When it comes to cyber security, the Internet browser you choose can play a significant role. With over 60% of the market share, Google's Chrome browser must be pretty secure, right? But what about other browsers? Firefox is still a cult favorite, and users rely on it to be secure as well. Here is how the two browsers stack up.
Most software uses patches to update a portion of the code when an issue is found. These issues may be bugs, but they could also be vulnerabilities that would allow a hacker to gain access to your browser and, from there, your computer or even network. Frequent updates mean those holes are secured as soon as they're found.
Google Chrome has a slight leg up when it comes to updates because the browser checks for patch updates every five hours. That might sound too frequent, but imagine the damage that could happen if a hacker exploits a vulnerability and can root around on your system for days, weeks, or even months! As long as you're connected to the Web, you'll have access to the latest patch, which Google puts out every few weeks or so.
Mozilla, the organization behind Firefox, works to ship patches within less than a day. This is important to close up vulnerabilities like the one that was found in Firefox Quantum in early 2018. Firefox users can even track security updates. However, Firefox doesn't check for those updates quite as quickly.
Some sites may still try to get you to download potentially malicious files sometimes masquerading as a useful file. Occasionally, those downloads may start automatically. Another form a malicious website may take is that of a phishing attack where the website is intended to look like another site, like that of a government or financial institution. Phishing sites can lead unsuspecting users to enter their login information, which the fake site saves and can be used to log in to the real organization's actual website.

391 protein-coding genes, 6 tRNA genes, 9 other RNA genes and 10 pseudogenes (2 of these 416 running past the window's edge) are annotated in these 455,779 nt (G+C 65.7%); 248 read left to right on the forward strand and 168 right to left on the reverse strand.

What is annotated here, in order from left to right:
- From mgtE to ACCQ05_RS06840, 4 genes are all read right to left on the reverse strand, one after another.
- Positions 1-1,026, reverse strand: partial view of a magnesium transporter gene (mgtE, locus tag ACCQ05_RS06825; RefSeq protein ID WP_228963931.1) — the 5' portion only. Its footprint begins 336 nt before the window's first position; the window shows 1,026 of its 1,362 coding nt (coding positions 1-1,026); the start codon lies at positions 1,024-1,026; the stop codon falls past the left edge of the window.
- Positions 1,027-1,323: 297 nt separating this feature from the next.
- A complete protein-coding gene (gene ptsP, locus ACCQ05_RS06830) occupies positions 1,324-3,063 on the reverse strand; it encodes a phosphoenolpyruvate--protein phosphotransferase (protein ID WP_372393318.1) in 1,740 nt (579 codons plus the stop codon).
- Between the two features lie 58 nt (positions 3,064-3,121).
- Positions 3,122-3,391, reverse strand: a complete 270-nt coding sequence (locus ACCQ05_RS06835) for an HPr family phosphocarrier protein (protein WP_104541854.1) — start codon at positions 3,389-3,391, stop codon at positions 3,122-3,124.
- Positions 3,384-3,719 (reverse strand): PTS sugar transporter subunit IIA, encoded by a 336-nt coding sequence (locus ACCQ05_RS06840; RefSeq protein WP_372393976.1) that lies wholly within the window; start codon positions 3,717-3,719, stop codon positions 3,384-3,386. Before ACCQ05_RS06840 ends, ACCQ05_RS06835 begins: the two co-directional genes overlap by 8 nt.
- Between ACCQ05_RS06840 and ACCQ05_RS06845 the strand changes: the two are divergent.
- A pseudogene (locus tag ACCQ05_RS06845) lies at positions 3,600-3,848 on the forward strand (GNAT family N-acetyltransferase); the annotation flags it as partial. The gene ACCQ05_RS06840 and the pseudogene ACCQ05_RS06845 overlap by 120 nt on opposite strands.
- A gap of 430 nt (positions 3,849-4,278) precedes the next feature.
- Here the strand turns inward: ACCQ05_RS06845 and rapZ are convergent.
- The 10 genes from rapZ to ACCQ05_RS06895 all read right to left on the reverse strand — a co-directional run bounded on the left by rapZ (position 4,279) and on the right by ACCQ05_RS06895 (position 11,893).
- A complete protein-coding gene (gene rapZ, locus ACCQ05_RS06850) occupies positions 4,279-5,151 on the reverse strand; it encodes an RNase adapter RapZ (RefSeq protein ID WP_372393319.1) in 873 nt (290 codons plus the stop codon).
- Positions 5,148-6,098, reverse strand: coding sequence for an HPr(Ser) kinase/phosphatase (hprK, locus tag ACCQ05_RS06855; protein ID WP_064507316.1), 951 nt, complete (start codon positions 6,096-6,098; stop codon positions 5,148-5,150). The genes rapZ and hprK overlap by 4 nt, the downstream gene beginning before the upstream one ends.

Both Google Chrome and Firefox will warn against malicious websites with Firefox updating lists of malicious sites every 30 minutes. Whenever you're about to visit a potentially malicious website, the browser will alert you and allow you to exit without putting your computer at risk. The browser will still allow you to visit the website if you want to take that risk, but you have to acknowledge that you're entering the site against the browser's recommendation. Occasionally, a safe website can be marked as dangerous. This could happen after the website is hacked, for instance, and may take time to resolve once the legitimate owners have regained control of their site.
Finally, both browsers load websites in a container known as a sandbox. This separates the site from your computer and prevents attempts to make changes to your computer, which can even happen without your permission or notice.
Chrome is slightly ahead of the pack with this one because it was among the first Web browsers to use sandboxing, and the developers designed it so that Chrome would use a sandbox for each tab. Chrome's sandboxing method has simply had more time to mature. However, Firefox has used sandboxing since the release of Firefox Quantum and has worked toward improving the security of those sandboxes since then.
Firefox and Chrome offer similar security features; however, the developers at Google have worked longer to implement features such as sandboxing and adheres to a strict update cycle to ensure users are never without protection. Mozilla seems to take a bit longer to provide similar functions. There may also be other considerations that push users to browse in Firefox, so they should implement plugins or security software to close the security gap.
No matter what you prefer, Automox customers can manage the patch and update of both Firefox and Chrome from the cloud-based console. Our tool gives security managers a single view to ensure that users are browsing the web on a secure product.
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